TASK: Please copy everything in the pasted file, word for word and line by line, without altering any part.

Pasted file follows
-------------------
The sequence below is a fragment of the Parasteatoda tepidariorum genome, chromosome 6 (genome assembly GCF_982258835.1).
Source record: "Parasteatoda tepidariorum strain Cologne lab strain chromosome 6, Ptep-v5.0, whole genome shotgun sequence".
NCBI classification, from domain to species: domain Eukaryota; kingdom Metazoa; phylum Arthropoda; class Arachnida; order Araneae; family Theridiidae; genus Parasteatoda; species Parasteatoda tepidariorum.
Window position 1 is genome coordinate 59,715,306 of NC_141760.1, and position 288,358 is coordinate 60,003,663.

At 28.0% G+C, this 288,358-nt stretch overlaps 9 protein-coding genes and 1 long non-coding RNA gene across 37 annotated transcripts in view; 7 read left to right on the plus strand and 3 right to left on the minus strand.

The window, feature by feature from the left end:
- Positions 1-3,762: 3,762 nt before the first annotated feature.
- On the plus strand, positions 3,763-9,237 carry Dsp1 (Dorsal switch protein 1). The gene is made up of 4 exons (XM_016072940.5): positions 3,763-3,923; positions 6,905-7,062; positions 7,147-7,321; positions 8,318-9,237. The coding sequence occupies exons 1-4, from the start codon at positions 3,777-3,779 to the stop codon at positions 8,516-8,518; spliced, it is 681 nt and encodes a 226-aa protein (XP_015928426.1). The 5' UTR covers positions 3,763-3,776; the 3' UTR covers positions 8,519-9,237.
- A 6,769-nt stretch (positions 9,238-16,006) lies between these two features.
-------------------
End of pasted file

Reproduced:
The sequence below is a fragment of the Parasteatoda tepidariorum genome, chromosome 6 (genome assembly GCF_982258835.1).
Source record: "Parasteatoda tepidariorum strain Cologne lab strain chromosome 6, Ptep-v5.0, whole genome shotgun sequence".
NCBI classification, from domain to species: domain Eukaryota; kingdom Metazoa; phylum Arthropoda; class Arachnida; order Araneae; family Theridiidae; genus Parasteatoda; species Parasteatoda tepidariorum.
Window position 1 is genome coordinate 59,715,306 of NC_141760.1, and position 288,358 is coordinate 60,003,663.

At 28.0% G+C, this 288,358-nt stretch overlaps 9 protein-coding genes and 1 long non-coding RNA gene across 37 annotated transcripts in view; 7 read left to right on the plus strand and 3 right to left on the minus strand.

The window, feature by feature from the left end:
- Positions 1-3,762: 3,762 nt before the first annotated feature.
- On the plus strand, positions 3,763-9,237 carry Dsp1 (Dorsal switch protein 1). The gene is made up of 4 exons (XM_016072940.5): positions 3,763-3,923; positions 6,905-7,062; positions 7,147-7,321; positions 8,318-9,237. The coding sequence occupies exons 1-4, from the start codon at positions 3,777-3,779 to the stop codon at positions 8,516-8,518; spliced, it is 681 nt and encodes a 226-aa protein (XP_015928426.1). The 5' UTR covers positions 3,763-3,776; the 3' UTR covers positions 8,519-9,237.
- A 6,769-nt stretch (positions 9,238-16,006) lies between these two features.